GRITA SKUJIENĖ, DOVILĖ SKĖRAITYTĖ and VIKTORIJA KUZNECOVA
Vilnius University, Life Sciences Center, Institute of Biosciences, Zoology Museum (Lithuania)
Growth of Collections at the Vilnius University’s Zoology Museum during 1803–1842
In this paper we will present new facts about the contributions of well-known scientists to the growth and development of the collections at the Vilnius University Zoological Museum in the beginning of the 19th century. For a long time, the zoological collection, together with others, were kept in two small dark rooms of the Vilnius University’s medical faculty building (Collegium medicum) on Pilies Street. During 1803–1832, Vilnius University underwent many transformations. It was reorganized into the Imperial Vilnius University of the Russian Empire. More emphasis was placed on the development of the medical and natural sciences. Well-known European scientists were invited to teach those subjects. New science cabinets (museum study collections) were established in the fields of mineralogy, anatomy, zoology, physics and surgery, among others.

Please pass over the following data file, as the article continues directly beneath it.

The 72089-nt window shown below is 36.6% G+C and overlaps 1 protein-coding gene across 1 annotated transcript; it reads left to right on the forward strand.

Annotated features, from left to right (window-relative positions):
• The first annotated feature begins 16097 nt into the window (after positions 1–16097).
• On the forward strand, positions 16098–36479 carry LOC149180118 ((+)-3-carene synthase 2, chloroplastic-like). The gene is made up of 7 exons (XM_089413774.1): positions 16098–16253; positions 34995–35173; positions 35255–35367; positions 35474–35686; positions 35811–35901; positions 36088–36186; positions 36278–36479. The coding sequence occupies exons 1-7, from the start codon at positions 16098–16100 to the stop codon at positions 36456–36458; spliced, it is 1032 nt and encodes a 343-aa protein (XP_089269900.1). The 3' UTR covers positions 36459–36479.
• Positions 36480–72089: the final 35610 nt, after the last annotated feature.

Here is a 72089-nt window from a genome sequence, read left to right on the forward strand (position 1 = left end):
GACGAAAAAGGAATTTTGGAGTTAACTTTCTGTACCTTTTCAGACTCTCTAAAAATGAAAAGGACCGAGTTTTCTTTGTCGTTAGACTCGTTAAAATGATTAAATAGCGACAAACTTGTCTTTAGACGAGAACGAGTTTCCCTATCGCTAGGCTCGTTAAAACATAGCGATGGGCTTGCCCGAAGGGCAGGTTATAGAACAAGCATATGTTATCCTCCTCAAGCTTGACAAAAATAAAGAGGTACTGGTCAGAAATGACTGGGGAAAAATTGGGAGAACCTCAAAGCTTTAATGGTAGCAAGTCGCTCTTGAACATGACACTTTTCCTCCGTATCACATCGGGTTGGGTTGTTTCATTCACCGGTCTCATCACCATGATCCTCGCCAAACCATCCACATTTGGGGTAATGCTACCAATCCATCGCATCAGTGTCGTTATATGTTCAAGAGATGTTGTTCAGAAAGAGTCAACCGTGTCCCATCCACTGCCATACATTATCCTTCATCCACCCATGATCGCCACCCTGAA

From 1787–1824, the Natural History Cabinet was actively developed by the professor of botany and zoology Stanisław Bonifacy Jundziłł (1761–1847). A large collection of minerals and shells was donated by Count Michał Walicki. In 1823, the entire zoological collection was handed over to the professor of veterinary medicine and comparative anatomy Ludwig Heinrich Bojanus (1776–1827) – to the Cabinet of Zoology and Zootomy, which was based in the Cathedral of Theotokos (Lith. Vilniaus Dievo Motinos Ėmimo į Dangų katedra). Bojanus was a German physician and naturalist who spent most of his active career (1804–1824) teaching at Vilnius University. Under his curatorship the collections continued to grow (about 20,000 specimens) and were widely used in lectures and demonstrations. When in 1827 Carol Eduard von Eichwald (1795–1876) took over the leadership of the Vilnius University’s Department of Zoology and Comparative Anatomy from Bojanus, the zoological collections were known throughout Europe. Eichwald continued to add to the collections and hired new museum staff to take care of them. Unfortunately, these important museum and study collections had a sad fate. The Vilnius Medical-Surgical Academy which housed them was closed by order of the tsar in 1842, and most of these collections were transferred to the newly-opened Imperial Kiev University in Ukraine.